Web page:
This post might as well begin with a true confession: I’ve had a conflict-laden relationship with gospel according to John, and the long passage known as the “Farewell Discourse” of Jesus (chapters 14 through 17) hasn’t helped much. I made an uneasy peace years back, and my affection for the outlier of the four gospels grows with each year I study and preach it.
That said, a few weeks ago a commenter on a Facebook thread threw out the phrase “mansplainy praying Jesus,” and I laughed for twenty minutes.
John 14:15-21 is just a few paragraphs into that Farewell Discourse, which John presents as Jesus’ words to and prayers for his disciples on the night he is is betrayed. He will be dead on a cross within twenty-four hours. But this is not the terrified Jesus of the synoptic gospels, who prays fervently, “Father, let this cup pass from me…” Here, Jesus is comforting at the same time he is truth-telling. He is also, as one who knows death is coming, is speaking to those closest to him, and giving them his instructions as to how best to remember him, to maintain his legacy.
In chapter 13, Jesus gave a “new commandment”: “Just as I have loved you, you also should love one another” (John 13:34b). He stated that this would be the defining, recognizable characteristic of his followers. Here, he moves into a realm of intimacy: “If you love me,” he says, “keep my commandments.” These can sound like the words of a manipulative parent. But we often seek to show our love the dead by stating our intention to live as they would want us to live. In that context, this is information his disciples want and need.
Jesus then promises to ask (beseech? entreat? pray?) God to send another, the “paracletos,” which the NRSV translates as “Advocate.” The roots of the word mean, one who is summoned, called alongside to provide aid. Other translations include “comforter,” “consoler,” “helper,” even “intercessor.” Jesus clarifies that this is the Holy Spirit– “the Spirit of truth.”
I was on a Zoom call with college buddies this past weekend. One of the seven friends was visiting her 99-year-old father. Another has parents in their early 80’s. “I’m an orphan,” another person said, “Who else is an orphan?” he asked, and five of us raised our hands. It speaks to the significance of having no living parents that people who are self-sufficient upper-middle-aged adults will use that word about themselves. We are orphans. That our parents are dead is significant, it matters, it affects how we see ourselves in the world (and in our family systems).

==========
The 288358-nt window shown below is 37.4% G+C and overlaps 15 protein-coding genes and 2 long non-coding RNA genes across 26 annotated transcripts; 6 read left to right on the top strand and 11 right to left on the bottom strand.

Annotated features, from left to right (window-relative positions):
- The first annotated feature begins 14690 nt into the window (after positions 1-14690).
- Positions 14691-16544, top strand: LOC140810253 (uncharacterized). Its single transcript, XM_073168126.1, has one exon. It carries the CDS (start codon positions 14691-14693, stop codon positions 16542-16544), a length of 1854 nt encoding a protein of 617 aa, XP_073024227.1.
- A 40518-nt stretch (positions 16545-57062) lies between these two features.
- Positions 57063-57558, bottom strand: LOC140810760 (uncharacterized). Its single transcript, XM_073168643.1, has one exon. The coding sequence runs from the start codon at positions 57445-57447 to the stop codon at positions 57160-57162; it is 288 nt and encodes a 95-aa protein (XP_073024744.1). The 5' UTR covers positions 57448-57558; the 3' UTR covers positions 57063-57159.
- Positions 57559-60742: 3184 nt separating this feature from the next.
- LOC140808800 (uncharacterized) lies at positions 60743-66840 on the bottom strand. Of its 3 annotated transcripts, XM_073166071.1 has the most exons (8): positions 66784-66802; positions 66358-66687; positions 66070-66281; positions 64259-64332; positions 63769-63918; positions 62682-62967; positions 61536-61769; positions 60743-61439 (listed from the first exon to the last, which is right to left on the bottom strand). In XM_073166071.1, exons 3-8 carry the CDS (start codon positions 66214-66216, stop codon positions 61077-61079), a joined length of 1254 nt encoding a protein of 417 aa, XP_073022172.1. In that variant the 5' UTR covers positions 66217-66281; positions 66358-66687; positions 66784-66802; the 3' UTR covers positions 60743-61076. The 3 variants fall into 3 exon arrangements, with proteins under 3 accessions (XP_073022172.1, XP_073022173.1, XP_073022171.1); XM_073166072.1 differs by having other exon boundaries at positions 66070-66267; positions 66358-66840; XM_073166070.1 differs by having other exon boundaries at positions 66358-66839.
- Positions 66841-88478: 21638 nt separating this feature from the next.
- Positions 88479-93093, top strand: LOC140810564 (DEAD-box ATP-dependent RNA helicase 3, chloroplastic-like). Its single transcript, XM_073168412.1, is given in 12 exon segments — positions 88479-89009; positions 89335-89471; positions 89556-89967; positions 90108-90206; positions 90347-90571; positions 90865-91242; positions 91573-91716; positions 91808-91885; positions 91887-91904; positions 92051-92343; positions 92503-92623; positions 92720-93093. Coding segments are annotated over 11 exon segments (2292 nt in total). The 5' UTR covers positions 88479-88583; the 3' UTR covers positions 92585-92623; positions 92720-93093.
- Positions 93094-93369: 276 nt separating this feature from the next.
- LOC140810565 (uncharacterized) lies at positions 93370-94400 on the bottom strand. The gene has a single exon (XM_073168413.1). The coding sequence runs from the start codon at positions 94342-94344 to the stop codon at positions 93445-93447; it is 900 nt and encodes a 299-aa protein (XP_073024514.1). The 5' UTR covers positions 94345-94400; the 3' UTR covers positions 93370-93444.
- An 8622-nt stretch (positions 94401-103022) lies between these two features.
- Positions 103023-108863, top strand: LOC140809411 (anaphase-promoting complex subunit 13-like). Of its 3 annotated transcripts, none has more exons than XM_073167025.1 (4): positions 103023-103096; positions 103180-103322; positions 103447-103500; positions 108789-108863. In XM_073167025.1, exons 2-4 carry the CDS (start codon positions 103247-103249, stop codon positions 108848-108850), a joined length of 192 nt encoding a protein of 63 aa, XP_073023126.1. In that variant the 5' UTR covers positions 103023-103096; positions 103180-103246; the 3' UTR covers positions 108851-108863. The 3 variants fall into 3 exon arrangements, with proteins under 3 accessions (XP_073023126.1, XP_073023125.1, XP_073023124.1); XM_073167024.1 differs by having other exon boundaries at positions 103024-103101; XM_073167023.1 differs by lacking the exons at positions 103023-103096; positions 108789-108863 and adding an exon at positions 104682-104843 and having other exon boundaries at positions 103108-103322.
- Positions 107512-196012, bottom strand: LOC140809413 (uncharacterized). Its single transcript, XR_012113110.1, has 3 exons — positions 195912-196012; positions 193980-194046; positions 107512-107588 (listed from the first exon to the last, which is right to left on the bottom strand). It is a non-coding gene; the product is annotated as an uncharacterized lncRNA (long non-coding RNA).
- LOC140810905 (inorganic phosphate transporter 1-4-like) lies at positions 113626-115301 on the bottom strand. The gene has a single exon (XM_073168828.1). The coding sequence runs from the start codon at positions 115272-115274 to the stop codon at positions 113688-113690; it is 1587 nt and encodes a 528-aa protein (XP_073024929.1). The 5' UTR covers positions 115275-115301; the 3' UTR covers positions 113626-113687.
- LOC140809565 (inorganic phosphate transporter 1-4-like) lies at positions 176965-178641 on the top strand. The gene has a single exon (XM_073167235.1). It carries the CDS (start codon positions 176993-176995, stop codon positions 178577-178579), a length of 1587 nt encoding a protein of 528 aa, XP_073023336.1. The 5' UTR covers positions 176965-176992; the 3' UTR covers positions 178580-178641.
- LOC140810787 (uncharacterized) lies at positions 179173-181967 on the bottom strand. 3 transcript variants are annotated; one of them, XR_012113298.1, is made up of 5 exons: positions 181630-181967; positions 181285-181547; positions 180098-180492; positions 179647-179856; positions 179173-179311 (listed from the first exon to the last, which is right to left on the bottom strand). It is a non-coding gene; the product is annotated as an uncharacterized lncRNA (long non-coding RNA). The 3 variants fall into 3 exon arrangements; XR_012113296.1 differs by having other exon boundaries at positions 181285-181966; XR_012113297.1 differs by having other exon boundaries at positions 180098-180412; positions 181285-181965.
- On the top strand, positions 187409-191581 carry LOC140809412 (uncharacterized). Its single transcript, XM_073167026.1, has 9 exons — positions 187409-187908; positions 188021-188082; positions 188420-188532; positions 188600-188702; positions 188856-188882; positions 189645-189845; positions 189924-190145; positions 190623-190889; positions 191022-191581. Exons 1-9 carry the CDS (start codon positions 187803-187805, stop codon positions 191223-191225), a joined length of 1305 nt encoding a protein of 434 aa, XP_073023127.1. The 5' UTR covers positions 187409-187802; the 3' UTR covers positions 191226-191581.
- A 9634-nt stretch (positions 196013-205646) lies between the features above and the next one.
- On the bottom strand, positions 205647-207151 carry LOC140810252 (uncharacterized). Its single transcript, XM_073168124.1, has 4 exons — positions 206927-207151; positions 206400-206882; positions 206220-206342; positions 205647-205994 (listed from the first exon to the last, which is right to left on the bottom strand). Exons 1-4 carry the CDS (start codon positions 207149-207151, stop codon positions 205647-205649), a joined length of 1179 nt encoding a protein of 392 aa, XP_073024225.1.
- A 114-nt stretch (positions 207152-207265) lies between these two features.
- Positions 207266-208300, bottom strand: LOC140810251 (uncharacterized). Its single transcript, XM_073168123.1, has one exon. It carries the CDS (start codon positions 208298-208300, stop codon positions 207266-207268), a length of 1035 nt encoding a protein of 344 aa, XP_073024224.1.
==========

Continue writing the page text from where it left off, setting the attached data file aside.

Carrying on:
Jesus says, “I will not leave you orphaned.” He says this to a roomful of his closest friends and followers, all of whom (I assume) are also adults. The word translated “orphaned” has an original meaning of “bereaved,” which is why I think it resonates for adults (even though, culturally, we tend to associate it with children). The King James Version translates it “comfortless.”
Jesus adds, “I am coming to you, and goes on to describe his presence among his friends and followers as something that will be visible to them, though not to those “in the world.” Jesus uses this expression often in this gospel when contrasting the life of faith/ relationship with him with the life of those who do not experience that relationship.
Jesus also uses “the world” to describe God’s intentions for salvation: “Indeed, God did not send the Son into the world to condemn the world, but in order that the world might be saved through him” (John 3:17). It seems to be God’s intention that the world will know the comforting presence of the Spirit, who reveals Jesus’ love and presence. They will also know the love and the presence of the Father: they will not be orphans.
What are your plans for preaching?
Will you be sojourning with “mansplainy, praying Jesus”– whom I also would describe as comforting, encouraging Jesus–this Sunday?
Which of the main images in the text call to you?
Advocate? (Or, if not Advocate, one of the alternate translations of Paraclete?)
I look forward to your thoughts on this passage (or on any of the others on offer for Easter 6 A in the RCL!). Please join us in the comments!
Blessings to you, in the study, in the composing, in the preaching, and in the gathering of community, however you are doing it this week.
Pat Raube has served as the pastor of Union Presbyterian Church in Endicott, New York since 2007. Pat is a graduate of the Union Theological Seminary in the City of New York (MDiv). She is currently observing “Pause NY” at home with her beloved partner and daughter, and praying like mad for her son, hunkered down in a COVID-19 hotspot. Her love for reading, writing, film, and good television is proving useful at this time. A native of the Jersey shore, and in love with the New England coastline, she prays she’ll be able to see the ocean this year.